**Slide 6:** Let’s look at an idea that can help you understand why memorizing number facts can sometimes—too often—get in the way of math learning. That idea is “number sense.” Number sense is being able to move numbers around logically to help make problem solving easier. Yes, thinking makes things *easier*. Surprise!

**Slide 7: **With number sense, the point of arithmetic changes from beating the facts into students’ heads to *getting them to use numbers well* by thinking with numbers. Number sense includes facts but goes *way beyond them*. Here’s an example of number sense in use. Let’s take the subtraction problem 73 minus 15. It’s a math fact, right? Have you memorized the answer? Not at all. *Oops*. Apparently there are lots of math facts that the traditional method of “drill and kill” doesn’t ask us to know. So what can we do to find the answer? We can make use of number sense.

**Slide 8:** Remember, though, that the usual approach to “getting the answer” is to use a step-by-step method. Here’s how *that* goes: Set up the problem on paper. Regroup 1 from 7 to make 13 in the ones’ place. Cross out the 7 and write 6. And so forth. It works. But one doesn’t have to think much, except to remember the rules. Using the calculator requires even less thought. What all the regrouping means is not usually clear. Just do it and get the answer. This approach hardly requires any thinking at all. Number sense, by contrast, involves thinking.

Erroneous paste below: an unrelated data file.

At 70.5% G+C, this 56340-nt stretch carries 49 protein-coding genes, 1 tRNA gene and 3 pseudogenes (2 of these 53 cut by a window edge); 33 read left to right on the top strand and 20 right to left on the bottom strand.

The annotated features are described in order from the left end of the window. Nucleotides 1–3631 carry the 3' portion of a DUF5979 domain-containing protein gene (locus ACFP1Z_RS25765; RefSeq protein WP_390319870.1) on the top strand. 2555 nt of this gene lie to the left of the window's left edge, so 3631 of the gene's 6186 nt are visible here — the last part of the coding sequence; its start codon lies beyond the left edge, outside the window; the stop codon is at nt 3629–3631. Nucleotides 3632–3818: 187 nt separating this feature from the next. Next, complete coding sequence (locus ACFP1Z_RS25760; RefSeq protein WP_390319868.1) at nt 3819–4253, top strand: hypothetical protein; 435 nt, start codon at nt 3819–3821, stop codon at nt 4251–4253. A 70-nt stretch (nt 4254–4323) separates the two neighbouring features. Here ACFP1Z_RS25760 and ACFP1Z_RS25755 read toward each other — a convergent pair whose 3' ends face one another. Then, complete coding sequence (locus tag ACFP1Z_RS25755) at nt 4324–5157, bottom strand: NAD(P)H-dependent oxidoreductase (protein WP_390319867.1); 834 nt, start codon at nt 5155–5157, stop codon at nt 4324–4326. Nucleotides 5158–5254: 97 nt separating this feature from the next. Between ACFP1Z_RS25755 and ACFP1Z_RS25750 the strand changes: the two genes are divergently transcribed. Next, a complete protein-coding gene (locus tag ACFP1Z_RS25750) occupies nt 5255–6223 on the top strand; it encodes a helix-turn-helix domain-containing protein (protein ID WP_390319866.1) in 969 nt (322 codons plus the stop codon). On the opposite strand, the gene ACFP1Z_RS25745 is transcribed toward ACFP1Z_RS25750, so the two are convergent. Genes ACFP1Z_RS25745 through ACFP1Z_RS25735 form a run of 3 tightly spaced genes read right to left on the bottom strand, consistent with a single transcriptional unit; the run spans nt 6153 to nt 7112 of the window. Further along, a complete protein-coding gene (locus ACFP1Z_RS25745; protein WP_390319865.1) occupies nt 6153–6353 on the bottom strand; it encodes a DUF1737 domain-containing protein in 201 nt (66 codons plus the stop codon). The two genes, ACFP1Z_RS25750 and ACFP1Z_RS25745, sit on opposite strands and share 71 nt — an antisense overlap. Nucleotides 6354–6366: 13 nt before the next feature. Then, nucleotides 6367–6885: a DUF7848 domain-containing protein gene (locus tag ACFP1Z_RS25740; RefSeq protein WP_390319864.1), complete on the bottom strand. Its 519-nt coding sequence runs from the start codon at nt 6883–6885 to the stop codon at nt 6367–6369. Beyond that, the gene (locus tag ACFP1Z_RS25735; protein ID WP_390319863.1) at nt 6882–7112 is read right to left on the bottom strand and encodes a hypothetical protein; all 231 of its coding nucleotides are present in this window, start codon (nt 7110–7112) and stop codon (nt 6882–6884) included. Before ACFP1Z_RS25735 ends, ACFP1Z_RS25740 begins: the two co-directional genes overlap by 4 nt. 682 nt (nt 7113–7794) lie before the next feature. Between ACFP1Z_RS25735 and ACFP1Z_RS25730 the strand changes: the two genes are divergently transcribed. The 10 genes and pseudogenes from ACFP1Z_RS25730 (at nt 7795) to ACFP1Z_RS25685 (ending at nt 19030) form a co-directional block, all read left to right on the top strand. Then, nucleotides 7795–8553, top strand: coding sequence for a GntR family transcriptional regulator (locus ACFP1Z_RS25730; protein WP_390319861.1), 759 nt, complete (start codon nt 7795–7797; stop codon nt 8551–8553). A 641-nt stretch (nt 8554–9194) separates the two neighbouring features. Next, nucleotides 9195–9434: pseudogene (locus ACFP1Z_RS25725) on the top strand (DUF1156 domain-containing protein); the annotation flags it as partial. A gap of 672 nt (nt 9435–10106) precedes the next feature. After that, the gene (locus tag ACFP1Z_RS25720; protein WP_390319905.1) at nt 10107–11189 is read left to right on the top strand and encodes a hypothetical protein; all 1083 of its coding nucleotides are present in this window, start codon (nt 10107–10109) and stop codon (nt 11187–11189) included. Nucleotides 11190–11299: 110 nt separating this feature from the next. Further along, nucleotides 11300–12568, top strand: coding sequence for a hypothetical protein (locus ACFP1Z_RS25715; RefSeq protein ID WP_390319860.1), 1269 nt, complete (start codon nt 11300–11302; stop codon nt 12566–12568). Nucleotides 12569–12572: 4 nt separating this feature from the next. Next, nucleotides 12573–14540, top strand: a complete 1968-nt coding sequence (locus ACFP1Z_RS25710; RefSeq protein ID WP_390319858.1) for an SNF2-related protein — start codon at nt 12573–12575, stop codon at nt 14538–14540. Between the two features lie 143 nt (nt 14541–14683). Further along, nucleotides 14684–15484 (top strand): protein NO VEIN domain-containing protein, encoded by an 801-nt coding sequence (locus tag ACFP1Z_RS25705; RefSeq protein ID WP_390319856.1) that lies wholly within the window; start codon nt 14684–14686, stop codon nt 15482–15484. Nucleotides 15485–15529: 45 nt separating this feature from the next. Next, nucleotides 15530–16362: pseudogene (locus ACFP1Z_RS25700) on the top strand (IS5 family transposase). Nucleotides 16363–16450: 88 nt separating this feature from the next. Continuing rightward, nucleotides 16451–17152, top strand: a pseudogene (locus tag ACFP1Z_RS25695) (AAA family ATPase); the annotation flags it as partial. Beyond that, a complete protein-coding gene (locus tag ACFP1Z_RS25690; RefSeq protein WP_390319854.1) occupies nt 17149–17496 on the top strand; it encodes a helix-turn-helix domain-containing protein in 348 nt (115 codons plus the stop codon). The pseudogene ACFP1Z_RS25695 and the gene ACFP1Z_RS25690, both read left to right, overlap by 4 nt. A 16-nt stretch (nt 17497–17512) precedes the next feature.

**Slide 9:** With number sense, we don’t grab a pencil or a calculator. Instead, we move things around a bit to make the calculation easy enough to do in our heads! Here’s how *this* goes. In this case—remember it’s 73 minus 15. We can make some changes to the problem that make the mental calculations easier. For example, if we subtract 3 from 73 and 15, we’ve altered the terms of the problem but not the *difference* between them. The right answer remains the same, even though the numbers in the problem are now different! 70 – 12 is still 58, just like 73 – 15, but it’s easier to do in your head. That’s using number sense. And you can do this sort of thing with almost any computation problem. Even easier would be to subtract 5 from 73 and 5 from 15, turning the problem into 68 minus 10, which makes the answer even more obvious. What’s going on here? We subtract (in our heads) the same amount from both numbers. Why?